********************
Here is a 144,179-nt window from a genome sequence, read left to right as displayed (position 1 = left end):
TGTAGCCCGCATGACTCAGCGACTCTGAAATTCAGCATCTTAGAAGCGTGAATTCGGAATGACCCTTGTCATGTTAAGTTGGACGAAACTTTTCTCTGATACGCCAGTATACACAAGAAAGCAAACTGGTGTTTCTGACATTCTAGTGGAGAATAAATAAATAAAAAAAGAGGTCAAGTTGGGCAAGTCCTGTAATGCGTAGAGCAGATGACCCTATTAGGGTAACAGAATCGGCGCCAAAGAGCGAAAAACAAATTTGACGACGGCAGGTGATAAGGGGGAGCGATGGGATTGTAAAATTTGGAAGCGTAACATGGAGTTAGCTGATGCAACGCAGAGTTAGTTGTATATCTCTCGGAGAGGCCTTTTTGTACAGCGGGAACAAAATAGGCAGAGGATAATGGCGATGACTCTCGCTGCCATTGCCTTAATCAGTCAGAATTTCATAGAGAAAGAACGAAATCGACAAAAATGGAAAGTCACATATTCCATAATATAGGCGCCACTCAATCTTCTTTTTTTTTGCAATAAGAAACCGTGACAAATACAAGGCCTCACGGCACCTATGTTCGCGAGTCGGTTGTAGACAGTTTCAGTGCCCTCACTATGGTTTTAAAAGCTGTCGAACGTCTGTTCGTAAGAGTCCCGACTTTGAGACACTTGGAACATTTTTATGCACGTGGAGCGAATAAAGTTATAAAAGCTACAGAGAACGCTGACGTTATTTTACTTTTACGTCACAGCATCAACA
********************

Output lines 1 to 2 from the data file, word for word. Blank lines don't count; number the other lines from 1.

Here is a 144,179-nt window from a genome sequence, read left to right as displayed (position 1 = left end):
TGTAGCCCGCATGACTCAGCGACTCTGAAATTCAGCATCTTAGAAGCGTGAATTCGGAATGACCCTTGTCATGTTAAGTTGGACGAAACTTTTCTCTGATACGCCAGTATACACAAGAAAGCAAACTGGTGTTTCTGACATTCTAGTGGAGAATAAATAAATAAAAAAAGAGGTCAAGTTGGGCAAGTCCTGTAATGCGTAGAGCAGATGACCCTATTAGGGTAACAGAATCGGCGCCAAAGAGCGAAAAACAAATTTGACGACGGCAGGTGATAAGGGGGAGCGATGGGATTGTAAAATTTGGAAGCGTAACATGGAGTTAGCTGATGCAACGCAGAGTTAGTTGTATATCTCTCGGAGAGGCCTTTTTGTACAGCGGGAACAAAATAGGCAGAGGATAATGGCGATGACTCTCGCTGCCATTGCCTTAATCAGTCAGAATTTCATAGAGAAAGAACGAAATCGACAAAAATGGAAAGTCACATATTCCATAATATAGGCGCCACTCAATCTTCTTTTTTTTTGCAATAAGAAACCGTGACAAATACAAGGCCTCACGGCACCTATGTTCGCGAGTCGGTTGTAGACAGTTTCAGTGCCCTCACTATGGTTTTAAAAGCTGTCGAACGTCTGTTCGTAAGAGTCCCGACTTTGAGACACTTGGAACATTTTTATGCACGTGGAGCGAATAAAGTTATAAAAGCTACAGAGAACGCTGACGTTATTTTACTTTTACGTCACAGCATCAACA